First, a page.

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Pott 22 Pie Server

c. 1955

by Hugo Pott

Pie server 27722 hugo pott

In 1995, Carl Pott dreamed up the iconic Pott 22 cutlery set loung­ing under a Chest­nut tree watch­ing a leaf flutter to the ground. Its curl became a grace­ful spoon; the set became the flat­ware used for the 1972 Munich Olympics. Since then, it’s become a true classic, with a double-edged knife featur­ing both smooth and serrated sides and table and tea spoons, each in matt-brushed stain­less steel. Offered in sets of 5 and 20, the design embod­ies a process perfected over the last century, linking the classic elegance of Carl Hugo Pott’s early dama­scened steel to the 90-step process today’s arti­sans use to create legacy pieces in the Mettman factory in Germany.

Pott flat­ware, knives and acces­sories are all dish­washer safe however we always recom­mend hand washing when possi­ble. For Pott knives, hand washing is ideal as to not dull the blade or be exposed to acidic food remnants. Regular main­te­nance, such as wiping your stain­less steel prod­ucts with a non-abra­sive metal cleaner or using silver polish for all ster­ling prod­ucts, will ensure that you can enjoy their appeal and elegance for decades. Pott can refur­bish your flat­ware and sharpen your knives, as well as replace damaged blades. The tradi­tional craft­ing process of Pott prod­ucts is your warranty for a perfect and endur­ing quality product.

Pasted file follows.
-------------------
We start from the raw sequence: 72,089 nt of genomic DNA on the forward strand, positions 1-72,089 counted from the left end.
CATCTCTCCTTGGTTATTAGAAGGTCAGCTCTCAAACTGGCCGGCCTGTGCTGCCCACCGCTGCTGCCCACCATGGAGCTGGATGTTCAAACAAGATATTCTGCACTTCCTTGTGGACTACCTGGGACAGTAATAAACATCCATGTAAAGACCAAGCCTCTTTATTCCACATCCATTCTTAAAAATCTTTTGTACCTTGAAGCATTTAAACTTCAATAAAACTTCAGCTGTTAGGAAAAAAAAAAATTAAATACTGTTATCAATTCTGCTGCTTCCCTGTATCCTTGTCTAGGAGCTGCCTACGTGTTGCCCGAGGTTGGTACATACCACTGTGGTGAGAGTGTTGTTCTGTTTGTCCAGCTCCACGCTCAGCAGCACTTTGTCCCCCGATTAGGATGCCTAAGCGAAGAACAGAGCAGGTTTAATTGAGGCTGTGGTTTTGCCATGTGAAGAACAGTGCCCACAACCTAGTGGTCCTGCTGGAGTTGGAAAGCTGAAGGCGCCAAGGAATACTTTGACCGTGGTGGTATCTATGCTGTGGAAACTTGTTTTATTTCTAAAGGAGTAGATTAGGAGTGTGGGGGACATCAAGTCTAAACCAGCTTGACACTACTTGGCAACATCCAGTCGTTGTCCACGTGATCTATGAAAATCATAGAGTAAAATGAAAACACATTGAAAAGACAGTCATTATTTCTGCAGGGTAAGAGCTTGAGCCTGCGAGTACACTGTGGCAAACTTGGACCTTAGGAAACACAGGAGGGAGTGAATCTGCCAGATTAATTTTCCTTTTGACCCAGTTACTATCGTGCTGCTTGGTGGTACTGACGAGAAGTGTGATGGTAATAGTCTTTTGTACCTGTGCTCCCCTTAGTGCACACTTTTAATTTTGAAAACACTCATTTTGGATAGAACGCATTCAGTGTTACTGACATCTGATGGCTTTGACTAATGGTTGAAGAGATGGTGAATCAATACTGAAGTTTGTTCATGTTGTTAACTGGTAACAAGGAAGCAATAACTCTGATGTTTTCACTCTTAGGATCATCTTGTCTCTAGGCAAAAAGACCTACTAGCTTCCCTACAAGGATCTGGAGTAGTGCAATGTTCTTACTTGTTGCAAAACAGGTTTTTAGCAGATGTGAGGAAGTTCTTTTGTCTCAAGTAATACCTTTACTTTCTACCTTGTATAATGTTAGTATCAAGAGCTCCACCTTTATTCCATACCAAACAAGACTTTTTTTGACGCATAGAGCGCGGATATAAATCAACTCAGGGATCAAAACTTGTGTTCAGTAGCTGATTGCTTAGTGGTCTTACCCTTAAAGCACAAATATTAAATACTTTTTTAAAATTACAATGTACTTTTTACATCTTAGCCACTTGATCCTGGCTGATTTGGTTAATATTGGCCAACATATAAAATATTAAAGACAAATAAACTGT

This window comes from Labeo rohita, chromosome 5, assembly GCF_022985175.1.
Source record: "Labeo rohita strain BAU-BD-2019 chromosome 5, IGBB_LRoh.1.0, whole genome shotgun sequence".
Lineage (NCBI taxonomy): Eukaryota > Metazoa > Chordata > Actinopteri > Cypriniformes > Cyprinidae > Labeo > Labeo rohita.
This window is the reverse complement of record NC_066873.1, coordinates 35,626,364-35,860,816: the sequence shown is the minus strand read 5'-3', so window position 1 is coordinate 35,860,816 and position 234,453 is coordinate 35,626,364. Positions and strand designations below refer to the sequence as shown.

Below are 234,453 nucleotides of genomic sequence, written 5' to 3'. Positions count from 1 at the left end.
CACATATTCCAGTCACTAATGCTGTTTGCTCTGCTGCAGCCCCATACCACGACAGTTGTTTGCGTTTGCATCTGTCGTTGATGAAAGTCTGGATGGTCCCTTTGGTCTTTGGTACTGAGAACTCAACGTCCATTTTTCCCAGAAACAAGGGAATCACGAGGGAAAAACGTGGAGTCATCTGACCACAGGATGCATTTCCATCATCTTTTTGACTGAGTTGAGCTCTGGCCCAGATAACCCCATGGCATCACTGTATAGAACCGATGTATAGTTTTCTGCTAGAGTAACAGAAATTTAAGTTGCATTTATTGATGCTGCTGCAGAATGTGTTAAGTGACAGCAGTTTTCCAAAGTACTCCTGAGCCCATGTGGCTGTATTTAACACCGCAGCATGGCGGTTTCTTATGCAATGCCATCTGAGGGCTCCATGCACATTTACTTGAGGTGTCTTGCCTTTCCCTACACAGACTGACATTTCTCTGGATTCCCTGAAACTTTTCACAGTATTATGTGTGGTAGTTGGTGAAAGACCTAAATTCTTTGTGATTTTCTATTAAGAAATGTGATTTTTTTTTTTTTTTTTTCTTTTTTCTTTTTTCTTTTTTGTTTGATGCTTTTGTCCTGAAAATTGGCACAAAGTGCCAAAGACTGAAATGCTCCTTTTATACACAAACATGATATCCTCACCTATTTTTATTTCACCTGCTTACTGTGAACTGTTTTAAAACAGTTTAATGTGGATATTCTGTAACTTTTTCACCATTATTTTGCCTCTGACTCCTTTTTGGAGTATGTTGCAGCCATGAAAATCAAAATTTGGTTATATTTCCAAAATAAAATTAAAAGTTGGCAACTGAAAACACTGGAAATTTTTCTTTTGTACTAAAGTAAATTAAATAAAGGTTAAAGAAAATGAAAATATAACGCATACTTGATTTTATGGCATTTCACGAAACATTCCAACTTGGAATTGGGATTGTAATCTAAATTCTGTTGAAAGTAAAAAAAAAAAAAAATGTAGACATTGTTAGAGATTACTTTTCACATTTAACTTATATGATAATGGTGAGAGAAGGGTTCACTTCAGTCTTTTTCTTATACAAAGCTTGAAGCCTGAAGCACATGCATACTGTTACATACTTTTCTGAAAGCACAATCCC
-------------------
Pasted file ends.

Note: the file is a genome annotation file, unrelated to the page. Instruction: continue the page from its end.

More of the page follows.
Hugo Pott


Hugo Pott coined the whimsical term "spoonery" for his flatware, the process of creating his seemingly effortless designs is however very calculated. Master craftsmen apply a century of accumulated wisdom and skill in the production process, which for those humble spoons include more than 30 steps—and more than 90 for knives, handmade of molybdenum and vanadium steel alloy, with handles of quartz-sand for an exceptional balance.

Pott’s father, Carl Hugo Pott, founded the eponymous workshop in 1904; three decades later, Pott transformed the steel specialists into true artisans, fashioning utensils of his own conception throughout the mid-20th Century. He also commissioned collections by fellow modernists including Hermann Gretsch, Paul Voss, and Josef Hoffmann, all equally ergonomic and elegant.

Third-generation craftsman Hannspeter Pott joined the fold in 1985, keeping the spirit alive while initiating bold collaborations with Ljubisa Misic, Ralph Krämer, Stefanie Hengel and others. When the legendary Siebel family bought the company in 2006, Pott had won some 700 global awards and earned spots in the permanent collection of institutions like the Museum of Modern Art.

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